Short Story Writing, The Writing Life, Writing Prompts


Surprisingly, I finished this story much earlier than I thought. I have zero background in Steampunk, so if I’ve captured even a couple of elements, I’ll be happy. I was inspired by a kaleidoscope that sits on my desk at work, and the photo brought to mind a climate of uncertainty. I married the two, and below you have it, coming in at 994 words…Moirai.


A hole formed in the clouds, sending down rays to light their way. Agatha heard others shouting that it was a sign. She cautiously turned to look behind them, worried that the brightness would also help the militia aim their brass pistols with more precision at those still waiting to board one of the fleeing airships. Or worse, she thought with a shudder, use their silver blades to cut the citizens down. Agatha was ashamed now, being impressed by the number of weapons her schoolmate Maxwell’s father kept; how clever that one of the sword’s copper butt cap housed a hidden compass.

She knew better now; knew by listening outside the closed door of her father’s study where he and others talked late most nights. Maxwell’s father and those like him were just underlings in the party led by the carroty-colored, odious miscreant who plundered his way into power during the last election. Agatha’s father said they couldn’t trust that the abolishment of the electoral college was real, that elections going forward would be determined solely by the popular vote. The men agreed, and their talk became quieter.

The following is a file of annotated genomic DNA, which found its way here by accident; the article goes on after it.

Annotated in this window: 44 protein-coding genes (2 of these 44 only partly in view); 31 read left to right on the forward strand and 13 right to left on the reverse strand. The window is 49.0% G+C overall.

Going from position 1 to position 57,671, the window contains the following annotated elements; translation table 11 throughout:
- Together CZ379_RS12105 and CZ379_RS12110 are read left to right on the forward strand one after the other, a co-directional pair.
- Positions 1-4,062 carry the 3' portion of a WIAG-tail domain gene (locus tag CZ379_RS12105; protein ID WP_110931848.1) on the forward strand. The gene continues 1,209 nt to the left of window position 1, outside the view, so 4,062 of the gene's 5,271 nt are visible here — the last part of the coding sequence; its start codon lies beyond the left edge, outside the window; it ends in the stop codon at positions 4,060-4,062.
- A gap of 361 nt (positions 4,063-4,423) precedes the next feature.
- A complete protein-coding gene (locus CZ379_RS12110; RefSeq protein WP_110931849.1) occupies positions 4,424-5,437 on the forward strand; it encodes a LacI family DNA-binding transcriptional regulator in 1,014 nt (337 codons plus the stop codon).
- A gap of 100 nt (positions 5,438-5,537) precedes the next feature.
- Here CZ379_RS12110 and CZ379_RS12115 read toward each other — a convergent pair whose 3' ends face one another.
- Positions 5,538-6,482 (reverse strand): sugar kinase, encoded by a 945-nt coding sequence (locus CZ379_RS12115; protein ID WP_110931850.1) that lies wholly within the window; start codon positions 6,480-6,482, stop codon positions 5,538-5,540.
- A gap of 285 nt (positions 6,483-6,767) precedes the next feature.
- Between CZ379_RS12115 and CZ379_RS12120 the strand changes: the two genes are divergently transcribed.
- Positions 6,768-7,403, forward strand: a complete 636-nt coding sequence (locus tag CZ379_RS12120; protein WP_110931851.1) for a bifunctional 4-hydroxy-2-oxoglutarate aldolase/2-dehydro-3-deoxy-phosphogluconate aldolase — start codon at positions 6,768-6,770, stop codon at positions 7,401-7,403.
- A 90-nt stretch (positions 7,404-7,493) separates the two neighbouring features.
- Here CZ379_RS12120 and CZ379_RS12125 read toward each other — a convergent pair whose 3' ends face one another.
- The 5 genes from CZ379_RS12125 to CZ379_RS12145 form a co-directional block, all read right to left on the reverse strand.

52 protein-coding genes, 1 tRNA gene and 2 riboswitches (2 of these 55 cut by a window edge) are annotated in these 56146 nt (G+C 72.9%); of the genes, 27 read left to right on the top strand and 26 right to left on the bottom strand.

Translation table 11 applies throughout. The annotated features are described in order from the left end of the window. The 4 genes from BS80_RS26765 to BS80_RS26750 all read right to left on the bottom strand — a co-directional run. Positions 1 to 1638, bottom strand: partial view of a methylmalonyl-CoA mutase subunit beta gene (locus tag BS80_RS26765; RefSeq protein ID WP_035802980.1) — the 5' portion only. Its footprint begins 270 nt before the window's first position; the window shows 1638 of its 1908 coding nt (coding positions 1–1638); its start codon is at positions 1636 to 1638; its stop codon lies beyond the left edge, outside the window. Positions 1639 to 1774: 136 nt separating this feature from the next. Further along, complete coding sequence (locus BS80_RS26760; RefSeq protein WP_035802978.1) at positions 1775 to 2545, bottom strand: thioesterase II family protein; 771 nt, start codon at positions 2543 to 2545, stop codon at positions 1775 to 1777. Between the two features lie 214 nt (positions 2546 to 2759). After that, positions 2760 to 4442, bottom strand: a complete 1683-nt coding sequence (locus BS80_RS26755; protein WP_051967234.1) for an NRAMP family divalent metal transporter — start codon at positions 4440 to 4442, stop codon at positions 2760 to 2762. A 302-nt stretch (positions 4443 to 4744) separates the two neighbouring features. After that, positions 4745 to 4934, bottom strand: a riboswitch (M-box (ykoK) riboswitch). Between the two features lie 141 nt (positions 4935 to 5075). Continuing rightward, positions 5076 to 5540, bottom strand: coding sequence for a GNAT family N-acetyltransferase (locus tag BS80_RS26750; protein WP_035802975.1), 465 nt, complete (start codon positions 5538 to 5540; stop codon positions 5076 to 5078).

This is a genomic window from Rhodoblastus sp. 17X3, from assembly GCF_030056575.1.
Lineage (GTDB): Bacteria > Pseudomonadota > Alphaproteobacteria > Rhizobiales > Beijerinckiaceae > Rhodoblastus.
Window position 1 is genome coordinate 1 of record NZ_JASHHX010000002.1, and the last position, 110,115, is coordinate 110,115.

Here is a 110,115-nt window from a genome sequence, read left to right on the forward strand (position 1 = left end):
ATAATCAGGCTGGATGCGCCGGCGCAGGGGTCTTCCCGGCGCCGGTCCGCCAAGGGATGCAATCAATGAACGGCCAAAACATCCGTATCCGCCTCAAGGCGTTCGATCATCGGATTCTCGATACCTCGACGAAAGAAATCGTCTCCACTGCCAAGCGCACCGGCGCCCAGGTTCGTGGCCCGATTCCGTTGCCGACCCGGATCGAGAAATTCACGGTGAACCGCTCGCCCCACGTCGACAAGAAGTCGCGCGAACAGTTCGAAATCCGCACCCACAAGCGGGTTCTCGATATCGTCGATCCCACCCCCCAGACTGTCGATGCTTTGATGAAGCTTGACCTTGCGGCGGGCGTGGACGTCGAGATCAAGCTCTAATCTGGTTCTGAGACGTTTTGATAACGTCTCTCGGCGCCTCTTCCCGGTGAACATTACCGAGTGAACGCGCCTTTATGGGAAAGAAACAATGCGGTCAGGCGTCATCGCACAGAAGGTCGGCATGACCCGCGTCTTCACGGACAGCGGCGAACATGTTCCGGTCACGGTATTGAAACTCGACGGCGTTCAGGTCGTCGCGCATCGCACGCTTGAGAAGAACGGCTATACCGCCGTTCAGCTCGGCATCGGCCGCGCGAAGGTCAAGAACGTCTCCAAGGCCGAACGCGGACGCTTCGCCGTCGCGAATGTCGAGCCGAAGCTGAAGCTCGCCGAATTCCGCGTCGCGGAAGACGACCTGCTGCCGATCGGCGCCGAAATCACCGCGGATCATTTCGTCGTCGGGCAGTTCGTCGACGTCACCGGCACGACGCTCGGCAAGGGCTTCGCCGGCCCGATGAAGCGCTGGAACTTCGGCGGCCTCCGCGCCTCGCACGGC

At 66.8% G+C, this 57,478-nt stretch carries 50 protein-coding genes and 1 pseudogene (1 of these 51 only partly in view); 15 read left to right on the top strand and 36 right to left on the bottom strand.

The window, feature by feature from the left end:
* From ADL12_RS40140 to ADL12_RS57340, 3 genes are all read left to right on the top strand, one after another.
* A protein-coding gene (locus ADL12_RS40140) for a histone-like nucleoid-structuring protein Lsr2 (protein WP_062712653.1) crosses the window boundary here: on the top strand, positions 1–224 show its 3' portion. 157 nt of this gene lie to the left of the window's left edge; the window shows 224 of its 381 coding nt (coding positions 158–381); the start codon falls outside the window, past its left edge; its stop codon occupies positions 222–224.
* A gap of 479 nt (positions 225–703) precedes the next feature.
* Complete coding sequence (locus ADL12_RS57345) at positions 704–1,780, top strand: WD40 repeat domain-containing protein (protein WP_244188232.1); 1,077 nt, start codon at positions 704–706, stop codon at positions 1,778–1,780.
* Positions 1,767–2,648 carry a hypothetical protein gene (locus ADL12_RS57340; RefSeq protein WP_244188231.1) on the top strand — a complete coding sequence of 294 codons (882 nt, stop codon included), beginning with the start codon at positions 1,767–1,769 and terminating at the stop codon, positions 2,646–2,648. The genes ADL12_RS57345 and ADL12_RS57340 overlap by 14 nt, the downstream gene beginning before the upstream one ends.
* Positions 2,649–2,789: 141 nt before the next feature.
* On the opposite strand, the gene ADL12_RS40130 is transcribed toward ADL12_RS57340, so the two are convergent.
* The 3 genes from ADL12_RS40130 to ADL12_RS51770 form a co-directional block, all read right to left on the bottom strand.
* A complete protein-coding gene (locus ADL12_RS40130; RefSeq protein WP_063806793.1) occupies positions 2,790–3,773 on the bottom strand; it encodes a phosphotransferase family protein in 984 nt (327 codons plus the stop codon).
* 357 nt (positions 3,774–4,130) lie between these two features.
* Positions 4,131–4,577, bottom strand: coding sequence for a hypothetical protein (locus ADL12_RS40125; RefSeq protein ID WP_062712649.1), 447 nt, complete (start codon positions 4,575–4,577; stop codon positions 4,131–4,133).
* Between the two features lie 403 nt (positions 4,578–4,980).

Agatha held her breath as they began to pass over the wide chasm. Water roared down into the basin, and she wished they were as far along as those in front of them.

“Aggie,” her father called. “Why don’t you go help your mother with the baby. And be careful moving the case – I brought along something special for you.”

He smiled, and Agatha wondered where his courage came from. He and a few others had the most to lose; whistle-blowers who provided proof of the rigged election and subsequent cover-ups. They were labeled traitors to the party.

She nodded and went to the back of the ship where her mother sat nursing her baby brother. “Father said he brought me something from home.” Her mother pulled the eiderdown away from the trunk it covered. Inside, Agatha recognized the polished wooden box, and she pushed together two small copper hinges that released the top. She turned the dial to 44, which she knew was her father’s choice of code whenever necessary. The number represented freedom to her father and his allies.

The kaleidoscope was masterful. Its oval base was a medium grain wood, as was its matching triangle stand. A sealed cage prevented dust from accumulating on the gloriously-colored stained-glass mirrors. Agatha touched it lightly, like a museum piece. She ran her fingers around every inch of the contraption. Then she twisted the wheel and pressed her eye to the wonderment.